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Competing for Mommy's attention

It’s been years since I separated from my daughter’s father. In that time, I’ve dated, and had boyfriends — but I didn't like any of them enough to have them sleep over.

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It’s been years since I separated from my daughter’s father. In that time, I’ve dated, and had boyfriends — but I didn’t like any of them enough to have them sleep over.

For four years now, my daughter has slept with me in my bed. This is not because I really believe in attachment parenting, but because my bed is big. Also, I like sleeping with her as much as she likes sleeping with me.

But for almost six months now, I’ve been dating a man who I really, really, really like. It’s the first time that I’ve wanted a guy to sleep over regularly. This means that my daughter has to sleep in her own room. She doesn’t like this.

Now, let me just say that her room is fantastic. She has a Pottery Barn bed with great sheets, and a million stuffed animals to keep her company. But recently she’s been saying things to me like, “Does he have to sleep over again?” or “Do you like him more than me?” And this breaks my heart.

Of course, I tell her that I’ll never love anyone as much as I love her. But I do want to live my life and I feel that I have finally found a man I see a future with.

I’m not sure how blended families do this. I sort of blame myself for allowing my daughter to sleep in my bed for so many years — but then again, I also don’t because I’ve wanted to sleep with her as much as she wants to sleep with me.

But now with my new guy, I also really want to sleep with him. It’s easier on the weekends, when we can sleep at his house. He has two girls and for my daughter it’s more like a sleepover, as opposed to him sleeping here and her becoming competitive with him over sleeping in my bed. I feel awful that I’ve booted her out of my bed. I feel awful when I tell my boyfriend that he can’t sleep over some nights because I want to sleep with my daughter. So, basically, I’m feeling awful about everything.

Now, I know a lot of children see therapists these days when their parents get divorced. I’m not sending my daughter to a therapist, because I don’t think she needs it. I know her better than anyone else, and we have a very close relationship where we talk about everything.

If you’re wondering what it feels like for a child of a divorced parent who has found someone they have fallen in love with, I’m going to tell you exactly what goes on in a child’s head. Today I’m interviewing my daughter, Rowan, age seven. Who better to interview than someone who is actually going through the experience of having a new adult in her life, one who has interrupted her nightly routine and is feeling competitive for my attention?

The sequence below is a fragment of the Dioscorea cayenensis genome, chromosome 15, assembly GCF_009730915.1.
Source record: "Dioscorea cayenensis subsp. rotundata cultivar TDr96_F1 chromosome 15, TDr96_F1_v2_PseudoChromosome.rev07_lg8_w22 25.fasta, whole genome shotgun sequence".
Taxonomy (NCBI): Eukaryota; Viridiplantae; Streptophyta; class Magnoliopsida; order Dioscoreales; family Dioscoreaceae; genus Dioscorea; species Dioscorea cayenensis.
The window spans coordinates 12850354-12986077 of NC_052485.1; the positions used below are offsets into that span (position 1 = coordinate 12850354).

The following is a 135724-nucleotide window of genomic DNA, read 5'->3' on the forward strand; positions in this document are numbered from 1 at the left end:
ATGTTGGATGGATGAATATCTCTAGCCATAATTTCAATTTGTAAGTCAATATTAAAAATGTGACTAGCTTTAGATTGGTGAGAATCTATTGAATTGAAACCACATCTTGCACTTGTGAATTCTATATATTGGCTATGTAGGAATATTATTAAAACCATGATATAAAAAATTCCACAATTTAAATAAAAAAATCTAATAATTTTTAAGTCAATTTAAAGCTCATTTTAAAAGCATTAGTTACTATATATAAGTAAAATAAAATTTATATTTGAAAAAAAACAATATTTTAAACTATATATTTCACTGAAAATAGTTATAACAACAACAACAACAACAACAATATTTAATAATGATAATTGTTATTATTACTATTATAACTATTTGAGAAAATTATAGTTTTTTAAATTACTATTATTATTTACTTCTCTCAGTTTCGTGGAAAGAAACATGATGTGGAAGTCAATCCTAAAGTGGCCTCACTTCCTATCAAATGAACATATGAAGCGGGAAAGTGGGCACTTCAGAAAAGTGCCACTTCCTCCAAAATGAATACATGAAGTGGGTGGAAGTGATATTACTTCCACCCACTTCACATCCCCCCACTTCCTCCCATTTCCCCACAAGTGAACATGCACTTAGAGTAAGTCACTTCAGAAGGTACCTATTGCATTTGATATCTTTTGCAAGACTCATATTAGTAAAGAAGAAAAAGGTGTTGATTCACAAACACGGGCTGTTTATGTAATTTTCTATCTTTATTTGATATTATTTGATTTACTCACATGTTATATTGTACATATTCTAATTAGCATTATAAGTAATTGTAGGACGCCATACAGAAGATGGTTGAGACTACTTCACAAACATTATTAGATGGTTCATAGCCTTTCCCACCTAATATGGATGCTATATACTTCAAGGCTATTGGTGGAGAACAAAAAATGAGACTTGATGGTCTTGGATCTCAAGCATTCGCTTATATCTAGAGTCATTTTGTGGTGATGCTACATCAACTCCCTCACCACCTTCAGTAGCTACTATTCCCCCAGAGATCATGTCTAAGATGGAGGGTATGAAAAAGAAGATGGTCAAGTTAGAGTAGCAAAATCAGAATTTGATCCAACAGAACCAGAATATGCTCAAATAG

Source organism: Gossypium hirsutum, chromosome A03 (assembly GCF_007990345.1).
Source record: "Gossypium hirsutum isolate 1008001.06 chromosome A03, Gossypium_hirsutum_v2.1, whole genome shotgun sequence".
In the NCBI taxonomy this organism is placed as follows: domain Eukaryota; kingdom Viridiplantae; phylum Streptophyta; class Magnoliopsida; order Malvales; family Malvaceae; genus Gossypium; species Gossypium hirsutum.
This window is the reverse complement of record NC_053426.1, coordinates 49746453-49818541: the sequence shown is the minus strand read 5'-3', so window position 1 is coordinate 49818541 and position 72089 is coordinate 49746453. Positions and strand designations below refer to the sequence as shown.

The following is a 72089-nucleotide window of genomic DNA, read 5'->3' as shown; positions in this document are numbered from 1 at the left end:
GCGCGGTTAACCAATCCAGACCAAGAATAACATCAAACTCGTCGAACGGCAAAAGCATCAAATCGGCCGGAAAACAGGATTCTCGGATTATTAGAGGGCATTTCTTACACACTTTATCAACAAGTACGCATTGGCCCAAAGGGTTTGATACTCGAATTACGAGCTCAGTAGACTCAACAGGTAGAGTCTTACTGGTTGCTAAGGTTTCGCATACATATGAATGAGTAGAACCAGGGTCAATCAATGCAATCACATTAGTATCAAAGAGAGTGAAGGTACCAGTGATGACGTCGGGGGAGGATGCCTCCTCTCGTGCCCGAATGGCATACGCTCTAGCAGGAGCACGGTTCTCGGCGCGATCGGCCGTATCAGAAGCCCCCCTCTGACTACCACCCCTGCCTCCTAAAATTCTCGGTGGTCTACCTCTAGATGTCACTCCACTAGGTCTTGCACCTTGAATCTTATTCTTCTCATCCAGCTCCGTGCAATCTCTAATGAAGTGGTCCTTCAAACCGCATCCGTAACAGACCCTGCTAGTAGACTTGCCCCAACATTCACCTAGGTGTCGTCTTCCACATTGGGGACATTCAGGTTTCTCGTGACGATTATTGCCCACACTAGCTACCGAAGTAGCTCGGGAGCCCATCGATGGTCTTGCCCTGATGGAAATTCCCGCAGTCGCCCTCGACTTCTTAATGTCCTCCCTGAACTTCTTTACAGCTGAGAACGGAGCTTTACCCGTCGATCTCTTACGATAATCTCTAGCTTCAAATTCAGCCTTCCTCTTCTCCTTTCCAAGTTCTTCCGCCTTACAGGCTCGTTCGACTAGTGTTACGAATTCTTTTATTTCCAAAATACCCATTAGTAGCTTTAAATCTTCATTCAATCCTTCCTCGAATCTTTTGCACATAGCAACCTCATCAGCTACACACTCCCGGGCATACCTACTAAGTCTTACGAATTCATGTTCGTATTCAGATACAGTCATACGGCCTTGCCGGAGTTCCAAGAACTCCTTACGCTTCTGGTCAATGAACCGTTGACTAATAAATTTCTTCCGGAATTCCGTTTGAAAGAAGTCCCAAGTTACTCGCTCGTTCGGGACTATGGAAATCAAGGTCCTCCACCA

1. I asked her how she feels now that I have a new man in my life that I love. “Good,” she said. “Because, um, it makes me feel like I have a family.”

2. I ask what she doesn’t like about having him in our lives. “That he sleeps over and there’s not enough room in the bed for me.”

3. What does she like about him? “He’s fun.”

4. I ask if she’d rather sleep at his place than having him sleep at our place. “Yes, because he has two daughters, which means we’ll be triplets.” (Um, okay!)

5. Does she have any advice for children like her whose mothers have started to seriously date a man and have sleepovers? Her answer: “Did you know that a girl in my class has the same name as Daddy and they are divorced too? Which means we have a lot in common.”

6. What does she think of divorce? “I’m worried that I’m going to get divorced from Owen.” (Owen is her boyfriend. He’s six.) I tell her that just because I got separated doesn’t mean she is going to get divorced.

7. I ask her if she is “happy overall.” “Let me think about that. Yes, but I don’t want you to love him more than me.” (I tell her again that will never happen.)

8. I ask how I can make her feel better when he does sleep over. “If I can sleep in your room too. Like even on a sleeping bag on the floor.”

9. I explain the word “compromise” and ask how we can compromise on the number of days he sleeps over. “Once a week would be good,” she says. “But no times would be better.” (Okay, the compromise thing didn’t work.)

So, my friends, I’m giving you her answers straight up. Obviously, this is something that is really bothering me, and I’ll have to figure it out. But if you want to know what a child is thinking when you bring a new man home, that’s what they’re thinking.

So, I need help! Suggestions for blending the love of your life (your child/children) with the potential for a long-term future with someone you also love (an adult?) would be greatly appreciated. Thoughts please!

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